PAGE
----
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The Iliad starts at kind of an odd spot. It starts by describing the argument between Agamemnon and Achilles (Akhilleus in my translation) over the women they have acquired from raids. It mentions off-hand that they have been there for nine years. Why is nothing about those nine years described at the beginning to introduce the story?

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    In our age of spoiler alerts, we tend to think of narrative as pitched to the reader who is reading it for the first and perhaps only time; but oral-traditional narratives, right down to The Three Little Pigs, are pitched to an audience that already knows the story and delights in its very familiarity. The Homeric precedent of starting an epic narrative in the midst of things was followed by secondary (literate) epic poets including Virgil and Milton, and influentially endorsed by Horace in his Ars Poetica, where the phrase is in medias res. Aug 12 '17 at 16:14
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    The very best book I've seen on the structure of the Iliad, including this issue of Homer's narrative "attack" (as those other singers call the business of beginning to sing), is Oliver Taplin's astonishing Homeric Soundings. Mar 4 at 17:44
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Whether the Iliad starts in the middle depends on what the subject of the poem is. If the subject is the whole Trojan War, then certainly the poem starts in the middle, and finishes well before the end. But is that really the subject? The opening line of the poem is:

μῆνιν ἄειδε θεὰ Πηληϊάδεω Ἀχιλῆος

That is, “sing, goddess, the rage of Peleus’ son Achilles”. If the subject of the poem is the rage of Achilles (and μῆνιν, rage, is the very first word) then the Iliad begins at the beginning, with the cause of Achilles’ rage (the quarrel with Agamemnon over the captive Trojan women Chryseis and Briseis), continues with its consequences (Achilles sulks; the battle goes poorly for the Achaeans; Patroclus impersonates Achilles and is killed by Hector), and ends with its resolution (Agamemnon returns Briseis to Achilles; Achilles kills Hector; Priam begs the return of his son’s body).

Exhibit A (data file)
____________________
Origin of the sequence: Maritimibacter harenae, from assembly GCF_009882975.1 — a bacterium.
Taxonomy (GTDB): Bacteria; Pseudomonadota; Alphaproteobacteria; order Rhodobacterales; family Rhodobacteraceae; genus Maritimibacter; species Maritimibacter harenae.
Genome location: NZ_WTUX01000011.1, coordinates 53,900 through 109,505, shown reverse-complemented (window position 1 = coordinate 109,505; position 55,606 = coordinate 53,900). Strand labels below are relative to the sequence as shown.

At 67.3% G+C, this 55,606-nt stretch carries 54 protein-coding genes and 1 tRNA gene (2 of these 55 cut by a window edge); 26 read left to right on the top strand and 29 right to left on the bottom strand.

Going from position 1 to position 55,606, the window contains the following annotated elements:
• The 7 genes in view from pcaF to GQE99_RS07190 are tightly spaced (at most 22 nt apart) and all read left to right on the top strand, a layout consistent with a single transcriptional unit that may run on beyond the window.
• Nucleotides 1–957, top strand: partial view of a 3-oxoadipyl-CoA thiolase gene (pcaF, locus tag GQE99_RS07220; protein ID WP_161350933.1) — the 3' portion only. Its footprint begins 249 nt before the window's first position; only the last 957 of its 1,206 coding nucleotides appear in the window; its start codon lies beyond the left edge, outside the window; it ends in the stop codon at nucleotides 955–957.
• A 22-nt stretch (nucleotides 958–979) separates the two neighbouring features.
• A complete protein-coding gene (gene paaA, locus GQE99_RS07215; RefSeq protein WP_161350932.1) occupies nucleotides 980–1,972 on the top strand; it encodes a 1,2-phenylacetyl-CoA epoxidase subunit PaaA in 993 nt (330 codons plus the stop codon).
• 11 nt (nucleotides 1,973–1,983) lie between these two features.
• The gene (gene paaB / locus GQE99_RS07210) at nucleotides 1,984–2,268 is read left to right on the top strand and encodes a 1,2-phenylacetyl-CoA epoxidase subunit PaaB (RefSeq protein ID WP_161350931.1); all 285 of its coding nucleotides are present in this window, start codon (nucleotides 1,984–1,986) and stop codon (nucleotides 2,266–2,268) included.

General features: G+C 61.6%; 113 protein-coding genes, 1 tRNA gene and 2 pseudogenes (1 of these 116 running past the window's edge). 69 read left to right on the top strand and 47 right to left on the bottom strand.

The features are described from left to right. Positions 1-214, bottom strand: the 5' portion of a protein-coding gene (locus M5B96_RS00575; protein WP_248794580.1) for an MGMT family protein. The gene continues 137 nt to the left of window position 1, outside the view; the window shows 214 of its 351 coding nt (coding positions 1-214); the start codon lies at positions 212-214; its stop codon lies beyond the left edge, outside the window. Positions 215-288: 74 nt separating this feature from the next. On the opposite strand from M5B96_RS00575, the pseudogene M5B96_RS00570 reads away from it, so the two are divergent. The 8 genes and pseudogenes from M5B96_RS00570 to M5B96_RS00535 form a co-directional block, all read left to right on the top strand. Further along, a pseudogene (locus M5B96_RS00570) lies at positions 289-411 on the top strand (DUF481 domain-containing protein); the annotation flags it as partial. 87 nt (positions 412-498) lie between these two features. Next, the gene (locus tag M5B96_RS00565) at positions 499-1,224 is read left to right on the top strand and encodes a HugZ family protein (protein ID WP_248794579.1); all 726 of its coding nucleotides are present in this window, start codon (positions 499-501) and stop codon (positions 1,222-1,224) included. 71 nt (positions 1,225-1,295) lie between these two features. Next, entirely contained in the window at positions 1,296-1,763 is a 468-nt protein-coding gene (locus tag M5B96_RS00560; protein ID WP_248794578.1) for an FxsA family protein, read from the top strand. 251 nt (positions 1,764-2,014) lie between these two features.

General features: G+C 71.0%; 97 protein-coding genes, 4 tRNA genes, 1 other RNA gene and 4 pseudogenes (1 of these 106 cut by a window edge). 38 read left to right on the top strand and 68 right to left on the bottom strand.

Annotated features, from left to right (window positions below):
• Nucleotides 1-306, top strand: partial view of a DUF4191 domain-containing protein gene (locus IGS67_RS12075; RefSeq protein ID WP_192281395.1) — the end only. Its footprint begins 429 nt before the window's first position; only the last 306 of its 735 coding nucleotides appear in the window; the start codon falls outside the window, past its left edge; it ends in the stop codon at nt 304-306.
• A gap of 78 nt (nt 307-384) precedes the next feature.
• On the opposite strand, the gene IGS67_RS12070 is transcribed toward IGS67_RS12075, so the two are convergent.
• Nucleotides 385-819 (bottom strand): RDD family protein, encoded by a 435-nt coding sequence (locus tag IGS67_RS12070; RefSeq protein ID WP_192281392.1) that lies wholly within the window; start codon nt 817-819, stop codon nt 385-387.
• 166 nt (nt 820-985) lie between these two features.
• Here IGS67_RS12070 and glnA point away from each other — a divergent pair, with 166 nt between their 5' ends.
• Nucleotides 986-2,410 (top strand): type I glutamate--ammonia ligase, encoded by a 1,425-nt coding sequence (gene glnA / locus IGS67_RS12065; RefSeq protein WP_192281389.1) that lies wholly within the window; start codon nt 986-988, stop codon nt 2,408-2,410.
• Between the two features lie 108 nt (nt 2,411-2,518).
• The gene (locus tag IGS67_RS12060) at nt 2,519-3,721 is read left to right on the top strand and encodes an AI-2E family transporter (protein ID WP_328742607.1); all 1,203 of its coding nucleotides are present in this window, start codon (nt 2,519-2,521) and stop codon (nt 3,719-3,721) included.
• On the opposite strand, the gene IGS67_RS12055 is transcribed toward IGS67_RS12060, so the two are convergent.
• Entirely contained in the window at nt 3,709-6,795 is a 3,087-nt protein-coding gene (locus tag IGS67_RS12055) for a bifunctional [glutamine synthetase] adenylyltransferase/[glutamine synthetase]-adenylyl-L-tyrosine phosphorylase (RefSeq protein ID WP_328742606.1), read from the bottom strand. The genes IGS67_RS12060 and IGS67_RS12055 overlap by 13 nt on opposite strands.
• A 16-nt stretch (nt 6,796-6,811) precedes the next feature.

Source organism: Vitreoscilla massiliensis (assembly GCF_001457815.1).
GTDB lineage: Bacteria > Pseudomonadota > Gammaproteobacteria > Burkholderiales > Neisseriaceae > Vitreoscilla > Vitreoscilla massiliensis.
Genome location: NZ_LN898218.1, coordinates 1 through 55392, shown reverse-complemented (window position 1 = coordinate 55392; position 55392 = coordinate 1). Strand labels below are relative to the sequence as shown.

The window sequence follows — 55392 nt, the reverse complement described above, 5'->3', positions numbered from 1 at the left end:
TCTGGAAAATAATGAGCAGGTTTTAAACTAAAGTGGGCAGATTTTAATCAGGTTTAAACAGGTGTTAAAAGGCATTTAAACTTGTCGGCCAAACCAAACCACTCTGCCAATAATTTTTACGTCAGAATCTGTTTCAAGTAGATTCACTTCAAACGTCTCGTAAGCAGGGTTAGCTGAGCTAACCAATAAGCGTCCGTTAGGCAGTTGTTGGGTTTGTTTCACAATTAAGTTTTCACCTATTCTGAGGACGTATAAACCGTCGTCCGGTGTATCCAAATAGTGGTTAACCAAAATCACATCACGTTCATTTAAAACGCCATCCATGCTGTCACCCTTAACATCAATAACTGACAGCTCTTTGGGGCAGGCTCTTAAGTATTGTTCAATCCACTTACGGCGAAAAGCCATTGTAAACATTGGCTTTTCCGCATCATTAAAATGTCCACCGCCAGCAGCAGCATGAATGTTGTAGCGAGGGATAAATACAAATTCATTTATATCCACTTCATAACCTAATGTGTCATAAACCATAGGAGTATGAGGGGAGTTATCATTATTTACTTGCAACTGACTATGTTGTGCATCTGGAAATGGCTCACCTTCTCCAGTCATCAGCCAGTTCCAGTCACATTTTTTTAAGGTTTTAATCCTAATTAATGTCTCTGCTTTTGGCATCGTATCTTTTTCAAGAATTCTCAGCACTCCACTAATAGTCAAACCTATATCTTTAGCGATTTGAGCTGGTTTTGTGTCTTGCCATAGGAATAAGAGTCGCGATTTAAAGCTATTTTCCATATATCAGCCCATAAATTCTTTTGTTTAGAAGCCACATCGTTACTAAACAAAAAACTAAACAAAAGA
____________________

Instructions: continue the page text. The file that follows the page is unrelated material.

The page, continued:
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    Well, I learned something new today about the Iliad. (Never read anything close to the original text, only major retellings.)
    – Rand al'Thor
    Aug 12 '18 at 18:33
  • Enlightening. Perhaps you would please say what you think is the best translation. I've been dithering around, and tend to differentiate between those that actually begin with that key word "rage." But that may not be a sustaining criteria for the entirety. Thanks.
    – user11709
    Dec 27 '20 at 2:00
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There was a whole cycle of poems detailing the Trojan war and its aftermath. See Wikipedia. Of these, only the two attributed to Homer have survived intact.

So you could think of it as starting in the middle, or you can think of it as being one installment in a long series, most installments of which have now been lost.

Much of the audience would have known the outlines of the whole story already, so there was no need to start it with a summary of "what has gone before".